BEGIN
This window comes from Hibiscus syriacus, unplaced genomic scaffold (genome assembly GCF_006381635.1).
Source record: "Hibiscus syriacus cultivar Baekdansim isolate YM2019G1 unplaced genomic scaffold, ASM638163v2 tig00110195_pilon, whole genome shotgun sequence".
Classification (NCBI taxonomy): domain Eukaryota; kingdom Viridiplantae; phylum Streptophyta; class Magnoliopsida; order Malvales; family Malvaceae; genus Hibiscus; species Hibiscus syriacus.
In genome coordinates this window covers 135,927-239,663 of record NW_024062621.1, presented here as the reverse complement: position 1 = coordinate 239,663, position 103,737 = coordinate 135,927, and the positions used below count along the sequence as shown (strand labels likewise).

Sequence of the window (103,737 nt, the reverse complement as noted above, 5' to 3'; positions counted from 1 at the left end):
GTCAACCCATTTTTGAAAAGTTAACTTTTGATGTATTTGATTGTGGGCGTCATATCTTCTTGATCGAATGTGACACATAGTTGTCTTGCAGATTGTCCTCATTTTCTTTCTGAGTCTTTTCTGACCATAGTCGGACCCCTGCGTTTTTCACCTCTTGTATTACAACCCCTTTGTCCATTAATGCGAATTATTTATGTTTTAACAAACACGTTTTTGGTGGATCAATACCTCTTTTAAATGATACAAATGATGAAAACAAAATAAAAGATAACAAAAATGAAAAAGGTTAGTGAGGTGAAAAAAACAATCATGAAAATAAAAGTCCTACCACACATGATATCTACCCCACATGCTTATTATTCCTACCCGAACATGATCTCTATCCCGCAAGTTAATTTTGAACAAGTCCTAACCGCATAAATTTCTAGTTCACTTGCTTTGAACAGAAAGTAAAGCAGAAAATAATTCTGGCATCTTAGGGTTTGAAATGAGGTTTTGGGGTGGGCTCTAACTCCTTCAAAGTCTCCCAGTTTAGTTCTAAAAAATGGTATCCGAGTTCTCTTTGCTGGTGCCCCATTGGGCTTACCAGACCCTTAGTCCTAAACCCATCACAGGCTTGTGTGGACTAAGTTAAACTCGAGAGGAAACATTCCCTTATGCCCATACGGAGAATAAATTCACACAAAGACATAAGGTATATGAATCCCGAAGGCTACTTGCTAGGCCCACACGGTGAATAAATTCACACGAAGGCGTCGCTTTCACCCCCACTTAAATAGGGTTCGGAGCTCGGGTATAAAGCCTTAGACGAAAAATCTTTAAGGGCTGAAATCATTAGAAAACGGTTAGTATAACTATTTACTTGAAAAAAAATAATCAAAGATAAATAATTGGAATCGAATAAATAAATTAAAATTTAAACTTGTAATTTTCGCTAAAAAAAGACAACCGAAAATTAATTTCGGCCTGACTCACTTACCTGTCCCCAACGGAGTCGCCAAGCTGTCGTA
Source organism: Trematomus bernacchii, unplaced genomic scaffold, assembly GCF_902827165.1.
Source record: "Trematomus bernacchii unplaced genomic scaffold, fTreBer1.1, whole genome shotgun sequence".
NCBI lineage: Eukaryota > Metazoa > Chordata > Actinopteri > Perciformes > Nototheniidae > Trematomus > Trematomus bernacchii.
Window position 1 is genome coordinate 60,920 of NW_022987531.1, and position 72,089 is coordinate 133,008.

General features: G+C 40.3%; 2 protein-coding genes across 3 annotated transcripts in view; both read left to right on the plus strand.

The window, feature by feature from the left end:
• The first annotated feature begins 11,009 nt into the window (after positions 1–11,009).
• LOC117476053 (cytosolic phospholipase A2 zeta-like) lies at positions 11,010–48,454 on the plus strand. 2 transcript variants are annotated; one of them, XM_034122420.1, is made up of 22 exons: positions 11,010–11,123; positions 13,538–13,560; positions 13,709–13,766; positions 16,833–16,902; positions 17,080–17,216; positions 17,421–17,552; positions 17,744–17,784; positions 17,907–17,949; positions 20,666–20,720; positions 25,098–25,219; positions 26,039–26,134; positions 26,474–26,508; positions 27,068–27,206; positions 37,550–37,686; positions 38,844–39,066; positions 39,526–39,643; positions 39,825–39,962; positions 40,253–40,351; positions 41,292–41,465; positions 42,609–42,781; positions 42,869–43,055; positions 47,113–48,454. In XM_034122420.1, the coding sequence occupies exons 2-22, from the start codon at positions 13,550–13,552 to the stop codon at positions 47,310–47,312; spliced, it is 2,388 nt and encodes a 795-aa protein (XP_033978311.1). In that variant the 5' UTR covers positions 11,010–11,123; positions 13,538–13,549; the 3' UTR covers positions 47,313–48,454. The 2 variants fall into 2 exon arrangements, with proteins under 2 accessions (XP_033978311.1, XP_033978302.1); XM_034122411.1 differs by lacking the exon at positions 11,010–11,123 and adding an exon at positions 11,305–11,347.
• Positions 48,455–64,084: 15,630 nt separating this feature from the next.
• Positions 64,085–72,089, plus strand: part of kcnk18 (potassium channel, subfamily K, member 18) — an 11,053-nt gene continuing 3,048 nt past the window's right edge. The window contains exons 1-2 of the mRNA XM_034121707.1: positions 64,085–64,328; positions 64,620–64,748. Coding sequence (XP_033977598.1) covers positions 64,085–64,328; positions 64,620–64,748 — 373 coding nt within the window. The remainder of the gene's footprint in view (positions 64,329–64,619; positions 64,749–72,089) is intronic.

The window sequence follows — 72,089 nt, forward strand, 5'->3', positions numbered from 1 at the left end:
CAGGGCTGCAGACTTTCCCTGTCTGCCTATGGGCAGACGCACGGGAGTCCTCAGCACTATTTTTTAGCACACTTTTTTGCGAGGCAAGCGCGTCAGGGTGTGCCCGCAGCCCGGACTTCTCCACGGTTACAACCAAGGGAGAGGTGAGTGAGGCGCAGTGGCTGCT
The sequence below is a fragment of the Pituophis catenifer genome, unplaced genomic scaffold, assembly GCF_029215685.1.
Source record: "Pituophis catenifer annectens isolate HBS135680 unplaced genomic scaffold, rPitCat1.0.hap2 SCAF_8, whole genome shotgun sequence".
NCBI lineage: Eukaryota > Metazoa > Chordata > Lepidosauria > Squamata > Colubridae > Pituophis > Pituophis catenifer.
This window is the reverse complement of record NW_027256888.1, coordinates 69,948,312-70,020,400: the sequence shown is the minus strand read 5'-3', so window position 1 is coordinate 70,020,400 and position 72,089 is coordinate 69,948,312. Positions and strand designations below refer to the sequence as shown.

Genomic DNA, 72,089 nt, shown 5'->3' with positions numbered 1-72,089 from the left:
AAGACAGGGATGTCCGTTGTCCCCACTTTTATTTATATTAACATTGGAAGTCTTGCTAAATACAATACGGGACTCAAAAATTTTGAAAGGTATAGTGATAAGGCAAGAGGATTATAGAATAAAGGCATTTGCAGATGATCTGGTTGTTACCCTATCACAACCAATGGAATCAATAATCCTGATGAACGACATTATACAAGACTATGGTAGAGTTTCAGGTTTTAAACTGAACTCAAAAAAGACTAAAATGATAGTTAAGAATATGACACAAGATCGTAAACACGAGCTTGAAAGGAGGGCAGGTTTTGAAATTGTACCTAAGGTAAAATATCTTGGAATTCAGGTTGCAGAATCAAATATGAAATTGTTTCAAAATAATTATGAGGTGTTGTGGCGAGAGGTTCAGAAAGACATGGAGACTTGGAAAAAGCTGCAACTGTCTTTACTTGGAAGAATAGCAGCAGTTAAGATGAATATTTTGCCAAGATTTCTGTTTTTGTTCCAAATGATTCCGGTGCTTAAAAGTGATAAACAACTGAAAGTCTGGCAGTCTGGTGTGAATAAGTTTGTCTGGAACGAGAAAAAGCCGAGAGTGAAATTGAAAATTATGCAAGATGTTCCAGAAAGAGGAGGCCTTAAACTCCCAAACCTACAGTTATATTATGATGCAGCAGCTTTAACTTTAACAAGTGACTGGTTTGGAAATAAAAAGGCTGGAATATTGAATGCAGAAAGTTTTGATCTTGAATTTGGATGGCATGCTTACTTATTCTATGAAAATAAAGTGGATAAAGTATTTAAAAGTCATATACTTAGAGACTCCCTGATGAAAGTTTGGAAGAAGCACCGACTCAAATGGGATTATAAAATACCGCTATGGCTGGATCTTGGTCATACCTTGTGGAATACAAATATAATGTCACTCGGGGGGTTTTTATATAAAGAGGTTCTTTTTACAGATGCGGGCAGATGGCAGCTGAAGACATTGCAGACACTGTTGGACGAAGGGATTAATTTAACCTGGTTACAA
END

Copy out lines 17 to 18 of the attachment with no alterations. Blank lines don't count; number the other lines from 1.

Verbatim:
The window sequence follows — 72,089 nt, forward strand, 5'->3', positions numbered from 1 at the left end:
CAGGGCTGCAGACTTTCCCTGTCTGCCTATGGGCAGACGCACGGGAGTCCTCAGCACTATTTTTTAGCACACTTTTTTGCGAGGCAAGCGCGTCAGGGTGTGCCCGCAGCCCGGACTTCTCCACGGTTACAACCAAGGGAGAGGTGAGTGAGGCGCAGTGGCTGCT